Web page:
SGI MPT automatically enables collective buffering for the collective write calls using the algorithm described above. This method requires no changes in the user code or in the mpiexec command line. For example, if the stripe count is 1, only rank 0 does the collective writes, which can result in poor performance. Therefore, experimenting with different stripe counts on the whole directory and/or individual files is strongly recommended.

Intel MPI also does collective buffering, similar to SGI MPT, when the I_MPI_EXTRA_FILESYSTEM and I_MPI_EXTRA_FILESYSTEM_LIST variables are set appropriately, as follows:

mpiexec.hydra  -env I_MPI_EXTRA_FILESYSTEM on \
        -env  I_MPI_EXTRA_FILESYSTEM_LIST lustre \
        -np xx a.out

Enabling Collective Buffering via Code Changes

In this method, you provide "hints" in the source code to inform MPI what to do with specific files. For example:

   call MPI_Info_create(info, status)
   call MPI_Info_setCamo Star Essentials Converse Grey Crew (info, "romio_cb_write", "enable", STATUS)
   call MPI_Info_set(info, "striping_unit", "1048576", STATUS)
   call MPI_Info_set(info, "striping_factor", "16", STATUS)
   call MPI_File_open(MPI_COMM_WORLD, file_name, MPI_MODE_WRONLY, info, unit, status)

Note: The hints are only advisory and may not be honored. For example, SGI MPT 2.12r26 honors these hints, but MPT 2.14r19 does not. Intel MPI 5.0x honors these hints when the I_MPI_EXTRA_FILESYSTEM and I_MPI_EXTRA_FILESYSTEM_LIST variables are set appropriately, as follows:

mpiexec.hydra  -env I_MPI_EXTRA_FILESYSTEM on \
        -env  I_MPI_EXTRA_FILESYSTEM_LIST lustre \
        -np xx a.out

Camo Star Essentials Crew Converse Grey Stripe Align I/O Requests to Minimize Contention

Stripe aligning means that the processes access files at offsets that correspond to stripe boundaries. This helps to minimize the number of OSTs a process must communicate for each I/O request. It also helps to decrease the probability that multiple processes accessing the same file communicate with the same OST at the same time.

One way to stripe-align a file is to make the stripe size the same as the amount of data in the write operations of the program.

Avoid Repetitive "stat" Operations

Some users have implemented logic in their scripts to test for the existence of certain files. Such tests generate "stat" requests to the Lustre server. When the testing becomes excessive, it creates a significant load on the filesystem. A workaround is to slow down the testing process by adding sleep in the logic. For example, the following user script tests the existence of the files WAIT and STOP to decide what to do next.

touch WAIT
 rm STOP

 while ( 0 <= 1  )
  if(-e WAIT) then
    mpiexec ...
    rm WAIT
  if(-e STOP) then

When neither the WAIT nor STOP file exists, the loop ends up testing for their existence as quickly as possible (on the order of 5,000 times per second). Adding sleep inside the loop slows down the testing.

touch WAIT
 rm STOP

 while ( 0 <= 1  )
  if(-e WAIT) then
    mpiexec ...
    Essentials Crew Converse Star Grey Camo rm WAIT
  if(-e STOP) then
  sleep Camo Crew Grey Converse Essentials Star 15

Avoid Having Multiple Processes Open the Same File(s) at the Same Time

On Lustre filesystems, if multiple processes try to open the same file(s), some processes will not able to find the file(s) and your job will fail.

The source code can be modified to call the sleep function between I/O operations. This will reduce the occurrence of multiple, simultaneous access attempts to the same file from different processes.

100  open(unit,file='filename'Clarks Delana women's women's Amber Clarks Delana Amber women's Clarks Clarks Amber Delana qt51f5wx,IOSTAT=ierr)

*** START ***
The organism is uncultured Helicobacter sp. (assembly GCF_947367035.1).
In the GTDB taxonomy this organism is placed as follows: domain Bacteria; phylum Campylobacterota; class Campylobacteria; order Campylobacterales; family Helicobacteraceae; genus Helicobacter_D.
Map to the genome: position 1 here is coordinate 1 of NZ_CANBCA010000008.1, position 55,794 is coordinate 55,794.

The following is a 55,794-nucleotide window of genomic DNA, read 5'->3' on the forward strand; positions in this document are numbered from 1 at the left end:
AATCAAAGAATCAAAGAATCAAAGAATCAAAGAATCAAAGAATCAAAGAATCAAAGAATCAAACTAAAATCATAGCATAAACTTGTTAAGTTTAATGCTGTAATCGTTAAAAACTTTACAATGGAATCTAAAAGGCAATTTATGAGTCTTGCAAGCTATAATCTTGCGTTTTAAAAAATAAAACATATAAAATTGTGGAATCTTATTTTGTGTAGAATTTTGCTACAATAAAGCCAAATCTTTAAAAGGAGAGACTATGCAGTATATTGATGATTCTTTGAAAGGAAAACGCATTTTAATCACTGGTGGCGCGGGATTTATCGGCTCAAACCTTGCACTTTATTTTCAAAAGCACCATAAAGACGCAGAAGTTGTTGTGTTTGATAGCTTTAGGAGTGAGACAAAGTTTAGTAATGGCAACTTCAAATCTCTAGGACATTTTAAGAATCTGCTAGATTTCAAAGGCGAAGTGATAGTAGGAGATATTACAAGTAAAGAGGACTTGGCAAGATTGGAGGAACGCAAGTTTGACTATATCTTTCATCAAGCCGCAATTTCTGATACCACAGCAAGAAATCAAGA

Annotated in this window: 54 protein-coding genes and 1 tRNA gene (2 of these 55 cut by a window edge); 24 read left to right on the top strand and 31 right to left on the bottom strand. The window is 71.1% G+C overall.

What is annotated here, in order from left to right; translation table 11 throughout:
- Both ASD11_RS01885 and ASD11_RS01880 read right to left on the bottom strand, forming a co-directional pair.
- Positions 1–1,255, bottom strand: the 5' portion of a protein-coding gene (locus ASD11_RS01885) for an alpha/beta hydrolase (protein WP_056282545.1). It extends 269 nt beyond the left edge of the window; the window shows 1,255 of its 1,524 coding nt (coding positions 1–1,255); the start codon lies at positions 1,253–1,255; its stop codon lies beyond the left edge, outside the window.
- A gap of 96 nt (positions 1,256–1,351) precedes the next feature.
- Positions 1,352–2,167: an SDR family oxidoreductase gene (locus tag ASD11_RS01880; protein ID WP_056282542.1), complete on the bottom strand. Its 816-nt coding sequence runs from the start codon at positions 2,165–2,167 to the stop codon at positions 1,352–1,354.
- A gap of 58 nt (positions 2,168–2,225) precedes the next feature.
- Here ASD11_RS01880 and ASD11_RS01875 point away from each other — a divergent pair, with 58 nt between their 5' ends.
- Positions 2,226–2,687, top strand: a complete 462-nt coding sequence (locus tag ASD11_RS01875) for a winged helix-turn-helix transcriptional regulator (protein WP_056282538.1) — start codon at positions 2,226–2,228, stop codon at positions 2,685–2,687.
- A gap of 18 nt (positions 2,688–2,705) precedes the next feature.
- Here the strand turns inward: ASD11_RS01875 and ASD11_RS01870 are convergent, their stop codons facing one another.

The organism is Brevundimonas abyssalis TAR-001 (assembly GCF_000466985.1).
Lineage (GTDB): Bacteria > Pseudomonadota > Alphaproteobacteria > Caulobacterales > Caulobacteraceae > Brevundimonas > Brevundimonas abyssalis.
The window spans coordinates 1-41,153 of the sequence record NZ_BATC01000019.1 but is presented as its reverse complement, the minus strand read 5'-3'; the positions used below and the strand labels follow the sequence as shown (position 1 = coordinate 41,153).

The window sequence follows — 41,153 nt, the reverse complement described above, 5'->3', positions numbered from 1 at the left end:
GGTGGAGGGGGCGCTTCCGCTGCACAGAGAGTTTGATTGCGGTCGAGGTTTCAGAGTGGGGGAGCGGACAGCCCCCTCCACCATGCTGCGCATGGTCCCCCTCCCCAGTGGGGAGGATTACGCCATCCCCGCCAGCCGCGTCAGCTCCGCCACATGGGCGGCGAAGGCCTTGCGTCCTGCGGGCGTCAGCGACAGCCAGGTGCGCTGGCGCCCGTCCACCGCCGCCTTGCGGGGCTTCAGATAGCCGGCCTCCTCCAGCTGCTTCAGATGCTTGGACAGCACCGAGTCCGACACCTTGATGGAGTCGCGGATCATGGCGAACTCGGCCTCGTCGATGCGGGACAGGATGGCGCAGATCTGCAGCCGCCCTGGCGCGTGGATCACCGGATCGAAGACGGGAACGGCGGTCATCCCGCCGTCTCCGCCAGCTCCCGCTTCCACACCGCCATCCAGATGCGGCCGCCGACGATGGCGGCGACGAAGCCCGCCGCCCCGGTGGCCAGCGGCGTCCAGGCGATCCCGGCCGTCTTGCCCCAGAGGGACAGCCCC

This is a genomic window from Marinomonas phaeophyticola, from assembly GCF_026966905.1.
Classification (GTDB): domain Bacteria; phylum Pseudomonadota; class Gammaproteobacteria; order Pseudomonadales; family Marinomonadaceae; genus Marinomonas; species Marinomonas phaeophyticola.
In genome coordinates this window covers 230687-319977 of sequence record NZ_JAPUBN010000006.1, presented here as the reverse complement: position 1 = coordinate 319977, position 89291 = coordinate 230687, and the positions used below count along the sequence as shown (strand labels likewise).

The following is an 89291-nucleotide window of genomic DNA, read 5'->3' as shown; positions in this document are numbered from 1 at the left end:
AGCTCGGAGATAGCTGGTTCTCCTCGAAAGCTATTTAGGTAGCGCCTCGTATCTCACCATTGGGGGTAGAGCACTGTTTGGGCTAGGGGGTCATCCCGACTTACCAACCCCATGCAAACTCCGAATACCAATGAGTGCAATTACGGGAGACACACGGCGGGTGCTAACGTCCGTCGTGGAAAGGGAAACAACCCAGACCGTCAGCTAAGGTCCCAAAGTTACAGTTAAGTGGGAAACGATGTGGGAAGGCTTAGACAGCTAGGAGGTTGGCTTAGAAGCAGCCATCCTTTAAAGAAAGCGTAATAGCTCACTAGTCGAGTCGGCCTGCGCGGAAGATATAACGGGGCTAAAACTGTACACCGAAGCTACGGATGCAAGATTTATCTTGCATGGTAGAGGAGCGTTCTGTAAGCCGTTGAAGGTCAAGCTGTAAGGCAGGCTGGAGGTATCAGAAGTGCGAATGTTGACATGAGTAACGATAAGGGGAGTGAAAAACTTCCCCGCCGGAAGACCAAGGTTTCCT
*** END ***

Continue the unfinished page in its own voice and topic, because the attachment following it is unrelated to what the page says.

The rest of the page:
if ( then
      call Crew Grey Converse Star Camo Essentials sleep(Essentials Crew Grey Camo Star Converse 1)
      go to 100

When opening a read-only file in Fortran, use ACTION='read' instead of the default ACTION='readwrite'. The former will reduce contention by not locking the file.


Avoid Repetitive Open/Close Operations

Opening files and closing files incur overhead and repetitive open/close should be avoided.

If you intend to open the files for read only, make sure to use ACTION='READ' in the open statement. If possible, read the files once each and save the results, instead of reading the files repeatedly.

If you intend to write to a file many times during a run, open the file once at the beginning of the run. When all writes are done, close the file at the end of the run.

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See Lustre Basics for more information.

Use the Soft Link to Refer to Your Lustre Directory

Your /nobackup directory is created on a specific Lustre filesystem, such as /nobackupp7 or /nobackupp8, but you can use a soft link to refer to the directory no matter which filesystem it is on:


By using the soft link, you can easily access your directory without needing to know the name of the underlying filesystem. Also, you will not need to change your scripts or re-create any symbolic links if a system administrator needs to migrate your data from one Lustre filesystem to another.

Preserve Corrupted Files for Investigation

When you notice a corrupted file in your /nobackup directory, it is important to preserve the file to allow NAS staff to investigate the cause of corruption. To prevent the file from being accidentally overwritten or deleted by your scripts, we recommend that you rename the corrupted file using:

pfe% mv filename filename.corrupted

Note: Do not use cp to create a new copy of the corrupted file.

Report the problem to NAS staff by sending an email to Include how, when, where the corrupted file was generated, and anything else that may help with the investigation.

Reporting Problems

If you report performance problems with a Lustre filesystem, please be sure to include the time, hostname, PBS job number, name of the filesystem, and the path of the directory or file that you are trying to access.Your report will help us correlate issues with recorded performance data to determine the cause of efficiency problems.

This article was:  
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Also read
Lustre Basics
Pleiades Lustre Filesystems